Taught by John Lehr


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Class hosted by: John Lehr

Star, Creator and Writer at 10 Items or Less (TBS), JailBait (Sony/Crackle) and Quickdraw (Hulu)

John Lehr is the star/creator/writer for “10 Items or Less” (TBS), “JailBait” (Sony/Crackle) and “Quickdraw” (Hulu). He created/produced pilots for Fox (“Team McPhearson”), TBS (“John Lehr’s Movie Club”) and Comedy Central (“Let it Ride”). Script/development deals include “Retreat” (NBC), “The Loop” (HBO), Troubadour (MTV), “Life on Mars” (Sony/BBC), “King of Beers” (EUE/Sokolow), “Tommy Chong’s Pipe Dreams” (TBS). Lehr is one of the original Geico Cavemen from the wildly successful commercial campaign. He appeared in dozens of spots, including the first commercial as a caveman boom operator, the caveman in therapy with Talia Shire, the tennis spot with Billy Jean King, Superbowl spots with Phil Simms and many more. John has appeared in numerous television series, including “Friends” and was a series regular on “Jesse,” both for Warner Brothers/NBC. His feature film roles include “The Sweetest Thing,” and three Noah Baumbach films, “Kicking and Screaming,” “Mr. Jealousy,” and “Highball.” John’s hosting credits include “News Weasels” for E!; “I’m a Celebrity…Get Me Out of Here!” for ABC; CBS’ special “Clash of the Commercials” with co-host Heidi Klum; and “John Lehr’s Movie Club” for TBS. Full Bio »



Learn from a professional showrunner who's worked with Norman Lear, the creators of FRIENDS, TBS, Hulu, Sony, and more!

For many television writers and creators, becoming a showrunner is the dream job. And the role seems fairly straightforward: deliver quality episodes on time and on budget. But anyone who has been or worked with a showrunner knows that goal is easier said than done.

A showrunner must straddle both the creative and business sides of television. They manage the writers’ room, talent, and directors, and they help keep a unified vision of the show while also managing budgets, schedules, the crew, and executives’ expectations.

With so much to learn and understand, it seems crazy that most showrunner’s learn the position on the job! But in this exclusive Stage 32 class, you’ll learn everything you need to know about what a showrunner does, how they do it, and how you can excel at it.

Over his 30-year entertainment career, John Lehr has worked under amazing showrunners, from legendary Norman Lear to FRIENDS’ creators Kevin Bright, David Crane, and Marta Kauffman. John has also created and served as showrunner on his own series for TBS, Sony, and Hulu.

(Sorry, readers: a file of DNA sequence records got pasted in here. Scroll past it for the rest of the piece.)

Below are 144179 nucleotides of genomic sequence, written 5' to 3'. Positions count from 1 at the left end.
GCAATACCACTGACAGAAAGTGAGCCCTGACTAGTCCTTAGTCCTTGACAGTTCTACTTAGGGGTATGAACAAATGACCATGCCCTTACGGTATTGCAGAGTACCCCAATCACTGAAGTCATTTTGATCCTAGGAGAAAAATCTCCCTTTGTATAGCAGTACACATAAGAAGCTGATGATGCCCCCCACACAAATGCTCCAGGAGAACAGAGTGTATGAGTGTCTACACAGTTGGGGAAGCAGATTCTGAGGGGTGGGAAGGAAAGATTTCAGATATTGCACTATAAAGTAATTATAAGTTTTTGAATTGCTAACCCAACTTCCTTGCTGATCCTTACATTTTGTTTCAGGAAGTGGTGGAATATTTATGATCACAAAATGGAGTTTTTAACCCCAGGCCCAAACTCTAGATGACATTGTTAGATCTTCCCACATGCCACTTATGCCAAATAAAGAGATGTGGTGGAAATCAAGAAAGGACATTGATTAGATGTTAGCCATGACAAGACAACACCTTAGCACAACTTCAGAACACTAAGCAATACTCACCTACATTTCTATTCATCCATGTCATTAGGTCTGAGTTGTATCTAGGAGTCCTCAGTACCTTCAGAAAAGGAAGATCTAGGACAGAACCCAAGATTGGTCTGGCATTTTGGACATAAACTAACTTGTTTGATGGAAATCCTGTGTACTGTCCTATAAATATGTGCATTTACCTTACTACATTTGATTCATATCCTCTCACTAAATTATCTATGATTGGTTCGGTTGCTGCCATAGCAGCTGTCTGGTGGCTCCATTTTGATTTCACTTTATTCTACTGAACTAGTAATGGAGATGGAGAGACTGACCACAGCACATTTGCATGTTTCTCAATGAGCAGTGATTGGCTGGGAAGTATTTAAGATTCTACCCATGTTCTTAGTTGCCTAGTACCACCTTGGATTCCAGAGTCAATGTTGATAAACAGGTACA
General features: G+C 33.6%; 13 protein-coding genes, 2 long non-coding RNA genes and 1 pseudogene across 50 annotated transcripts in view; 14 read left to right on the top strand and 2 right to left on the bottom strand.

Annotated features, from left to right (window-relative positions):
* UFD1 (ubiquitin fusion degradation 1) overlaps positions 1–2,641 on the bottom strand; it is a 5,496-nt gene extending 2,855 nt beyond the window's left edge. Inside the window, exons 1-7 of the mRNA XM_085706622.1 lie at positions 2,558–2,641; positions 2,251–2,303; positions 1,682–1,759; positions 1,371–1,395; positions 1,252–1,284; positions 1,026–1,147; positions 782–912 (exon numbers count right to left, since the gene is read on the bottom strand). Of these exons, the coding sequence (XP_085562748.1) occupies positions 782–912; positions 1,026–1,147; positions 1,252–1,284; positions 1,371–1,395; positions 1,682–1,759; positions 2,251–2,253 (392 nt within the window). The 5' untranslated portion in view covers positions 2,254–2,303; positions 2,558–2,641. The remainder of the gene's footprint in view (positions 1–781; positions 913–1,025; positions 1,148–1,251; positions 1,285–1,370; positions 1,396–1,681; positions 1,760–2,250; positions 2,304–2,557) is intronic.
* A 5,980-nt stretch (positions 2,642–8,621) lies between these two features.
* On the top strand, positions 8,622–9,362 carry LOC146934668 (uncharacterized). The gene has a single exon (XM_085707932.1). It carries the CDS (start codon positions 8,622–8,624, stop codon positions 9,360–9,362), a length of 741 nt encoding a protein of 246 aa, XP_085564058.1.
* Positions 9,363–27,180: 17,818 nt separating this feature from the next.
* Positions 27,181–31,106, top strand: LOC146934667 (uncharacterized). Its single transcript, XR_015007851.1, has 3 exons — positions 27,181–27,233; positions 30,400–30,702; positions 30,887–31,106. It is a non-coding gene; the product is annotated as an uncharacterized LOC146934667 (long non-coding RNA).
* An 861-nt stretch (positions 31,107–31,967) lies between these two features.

Over four sessions, John will show you what it takes to be a showrunner and, ultimately, everything that goes into making a television series.

You’ll cover the differences between creator and showrunner, how seasons and episode budgets differ, overseeing departments so that you’re not micromanaging, handling production setbacks, working with network executives, and more.

By the end of these four sessions, you’ll have more information about showrunning than many first-time showrunners. Whether you’re looking to become a showrunner or team up with one for your project, this class is an invaluable opportunity to learn how it’s done from a professional showrunner.

What You'll Learn

Session 1: Development

In week one, we will look at the role of the showrunner in the development process. The goal in development is to create a show that can run the gauntlet from pitch to pilot to season one pickup and a showrunner must balance creative originality with an eye towards what it will take to actually produce episodes on time and on budget. We will focus on how you can best assess your options and make the right choices before you dive into the development phase.

  • Creator vs. Showrunner
  • Having a showrunner assigned to your project
  • A first-time showrunner’s do’s and don’t’s
  • Schedules (examples for handouts)
  • Hiring a line producer/Co-EP
  • The big job: Instilling confidence

Q&A with John

Session 2: Prep

This week we will focus on the most important process for the showrunner: preparation. A well-planned production should be flexible enough to handle the eventual wildcard issues that arise in shooting and post. We will discuss budgets (with handouts), the hidden costs that need to be ferreted out, and the power of amortization. We will also review basic management styles and their effectiveness.

  • Budgets — communicating with creative EP’s to get the best for your buck
  • Season budgets vs. episodic budgets
  • How to oversee departments rather than manage them
  • Working with writers as a manager and rewriter to get scripts finalized
  • Setting the tone
  • Padding the budget (and putting it on the screen)

Q&A with John

Session 3: The Shoot